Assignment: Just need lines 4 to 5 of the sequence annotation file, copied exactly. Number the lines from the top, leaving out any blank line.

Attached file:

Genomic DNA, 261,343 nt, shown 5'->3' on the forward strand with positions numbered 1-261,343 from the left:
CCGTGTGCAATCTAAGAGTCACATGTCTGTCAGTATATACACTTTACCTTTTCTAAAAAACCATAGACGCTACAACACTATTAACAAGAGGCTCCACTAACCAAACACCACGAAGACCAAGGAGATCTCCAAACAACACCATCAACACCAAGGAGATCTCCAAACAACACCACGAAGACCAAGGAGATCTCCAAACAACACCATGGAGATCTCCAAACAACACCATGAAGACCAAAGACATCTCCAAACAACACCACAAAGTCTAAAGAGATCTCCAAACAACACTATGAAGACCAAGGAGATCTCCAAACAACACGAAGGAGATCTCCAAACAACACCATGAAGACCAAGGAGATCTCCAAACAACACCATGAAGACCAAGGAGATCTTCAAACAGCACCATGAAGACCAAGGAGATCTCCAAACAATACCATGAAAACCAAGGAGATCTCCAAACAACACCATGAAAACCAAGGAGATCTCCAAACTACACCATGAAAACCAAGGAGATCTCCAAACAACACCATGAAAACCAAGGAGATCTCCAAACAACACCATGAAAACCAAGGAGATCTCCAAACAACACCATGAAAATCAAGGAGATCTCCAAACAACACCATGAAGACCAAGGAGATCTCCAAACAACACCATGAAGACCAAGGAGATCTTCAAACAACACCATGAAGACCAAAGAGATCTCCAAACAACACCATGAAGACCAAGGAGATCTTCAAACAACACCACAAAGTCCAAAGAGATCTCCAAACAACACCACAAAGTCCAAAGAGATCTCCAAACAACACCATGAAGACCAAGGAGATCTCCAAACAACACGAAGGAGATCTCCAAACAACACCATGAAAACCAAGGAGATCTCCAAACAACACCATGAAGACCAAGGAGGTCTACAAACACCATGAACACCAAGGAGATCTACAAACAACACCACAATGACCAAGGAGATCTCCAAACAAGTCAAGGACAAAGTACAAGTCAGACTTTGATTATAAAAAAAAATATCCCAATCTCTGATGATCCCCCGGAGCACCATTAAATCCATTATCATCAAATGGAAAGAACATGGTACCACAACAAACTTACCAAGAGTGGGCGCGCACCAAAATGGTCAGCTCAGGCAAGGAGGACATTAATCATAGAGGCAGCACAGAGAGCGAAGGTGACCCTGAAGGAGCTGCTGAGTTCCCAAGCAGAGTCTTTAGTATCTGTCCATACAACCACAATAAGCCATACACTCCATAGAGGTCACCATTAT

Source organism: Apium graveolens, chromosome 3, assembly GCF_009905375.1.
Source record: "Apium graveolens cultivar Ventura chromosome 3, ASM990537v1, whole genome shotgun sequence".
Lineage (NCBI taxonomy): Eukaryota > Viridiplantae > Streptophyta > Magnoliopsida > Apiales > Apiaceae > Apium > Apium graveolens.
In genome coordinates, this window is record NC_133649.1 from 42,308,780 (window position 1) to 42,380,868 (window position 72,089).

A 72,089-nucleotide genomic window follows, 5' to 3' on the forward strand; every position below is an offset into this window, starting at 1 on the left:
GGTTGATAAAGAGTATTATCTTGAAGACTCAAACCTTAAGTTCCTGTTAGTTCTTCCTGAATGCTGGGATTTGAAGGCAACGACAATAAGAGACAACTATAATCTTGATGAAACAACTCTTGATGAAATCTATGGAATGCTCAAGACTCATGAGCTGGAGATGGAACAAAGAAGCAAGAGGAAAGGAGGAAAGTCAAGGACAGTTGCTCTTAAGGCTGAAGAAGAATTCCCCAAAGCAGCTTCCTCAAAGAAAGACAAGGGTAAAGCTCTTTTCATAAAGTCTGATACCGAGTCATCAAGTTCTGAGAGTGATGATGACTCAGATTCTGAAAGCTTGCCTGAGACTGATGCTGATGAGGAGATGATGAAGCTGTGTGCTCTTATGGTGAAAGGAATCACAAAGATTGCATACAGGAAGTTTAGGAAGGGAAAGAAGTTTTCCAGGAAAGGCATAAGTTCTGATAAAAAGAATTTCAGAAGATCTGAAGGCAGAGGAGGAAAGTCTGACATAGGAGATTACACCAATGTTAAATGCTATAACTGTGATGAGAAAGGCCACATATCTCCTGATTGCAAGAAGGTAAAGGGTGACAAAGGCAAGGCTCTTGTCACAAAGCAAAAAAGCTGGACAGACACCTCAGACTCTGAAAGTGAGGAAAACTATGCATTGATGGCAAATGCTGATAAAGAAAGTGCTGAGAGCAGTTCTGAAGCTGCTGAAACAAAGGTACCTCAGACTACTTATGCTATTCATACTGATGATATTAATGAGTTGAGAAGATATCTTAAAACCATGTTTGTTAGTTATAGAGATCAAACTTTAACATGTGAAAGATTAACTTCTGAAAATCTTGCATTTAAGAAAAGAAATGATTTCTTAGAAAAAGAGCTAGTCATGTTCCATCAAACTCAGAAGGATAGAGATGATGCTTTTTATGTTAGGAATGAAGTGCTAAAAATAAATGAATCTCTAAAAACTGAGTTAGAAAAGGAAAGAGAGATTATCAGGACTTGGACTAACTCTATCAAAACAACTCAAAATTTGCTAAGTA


Source record: "Apium graveolens cultivar Ventura chromosome 3, ASM990537v1, whole genome shotgun sequence".
Lineage (NCBI taxonomy): Eukaryota > Viridiplantae > Streptophyta > Magnoliopsida > Apiales > Apiaceae > Apium > Apium graveolens.